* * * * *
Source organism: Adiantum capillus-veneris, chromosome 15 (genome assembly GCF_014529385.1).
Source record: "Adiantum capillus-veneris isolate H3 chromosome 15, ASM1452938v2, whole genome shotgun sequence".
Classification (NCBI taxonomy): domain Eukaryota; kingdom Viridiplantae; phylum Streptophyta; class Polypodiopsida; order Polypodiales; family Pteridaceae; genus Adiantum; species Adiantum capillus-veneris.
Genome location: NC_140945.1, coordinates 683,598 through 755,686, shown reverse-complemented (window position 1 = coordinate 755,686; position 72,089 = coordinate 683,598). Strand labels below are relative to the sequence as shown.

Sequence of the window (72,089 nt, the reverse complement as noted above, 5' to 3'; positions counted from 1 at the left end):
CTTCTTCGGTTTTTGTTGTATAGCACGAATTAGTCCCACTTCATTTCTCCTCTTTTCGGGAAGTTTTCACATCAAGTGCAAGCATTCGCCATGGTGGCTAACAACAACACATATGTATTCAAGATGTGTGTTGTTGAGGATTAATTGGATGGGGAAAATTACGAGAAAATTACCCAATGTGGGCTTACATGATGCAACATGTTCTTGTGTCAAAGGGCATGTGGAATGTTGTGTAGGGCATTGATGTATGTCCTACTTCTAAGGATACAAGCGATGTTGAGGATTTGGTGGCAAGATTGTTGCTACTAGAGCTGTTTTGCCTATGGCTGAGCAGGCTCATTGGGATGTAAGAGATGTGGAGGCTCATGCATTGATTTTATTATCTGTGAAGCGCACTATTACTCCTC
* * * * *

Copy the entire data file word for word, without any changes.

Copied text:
Source organism: Adiantum capillus-veneris, chromosome 15 (genome assembly GCF_014529385.1).
Source record: "Adiantum capillus-veneris isolate H3 chromosome 15, ASM1452938v2, whole genome shotgun sequence".
Classification (NCBI taxonomy): domain Eukaryota; kingdom Viridiplantae; phylum Streptophyta; class Polypodiopsida; order Polypodiales; family Pteridaceae; genus Adiantum; species Adiantum capillus-veneris.
Genome location: NC_140945.1, coordinates 683,598 through 755,686, shown reverse-complemented (window position 1 = coordinate 755,686; position 72,089 = coordinate 683,598). Strand labels below are relative to the sequence as shown.

Sequence of the window (72,089 nt, the reverse complement as noted above, 5' to 3'; positions counted from 1 at the left end):
CTTCTTCGGTTTTTGTTGTATAGCACGAATTAGTCCCACTTCATTTCTCCTCTTTTCGGGAAGTTTTCACATCAAGTGCAAGCATTCGCCATGGTGGCTAACAACAACACATATGTATTCAAGATGTGTGTTGTTGAGGATTAATTGGATGGGGAAAATTACGAGAAAATTACCCAATGTGGGCTTACATGATGCAACATGTTCTTGTGTCAAAGGGCATGTGGAATGTTGTGTAGGGCATTGATGTATGTCCTACTTCTAAGGATACAAGCGATGTTGAGGATTTGGTGGCAAGATTGTTGCTACTAGAGCTGTTTTGCCTATGGCTGAGCAGGCTCATTGGGATGTAAGAGATGTGGAGGCTCATGCATTGATTTTATTATCTGTGAAGCGCACTATTACTCCTC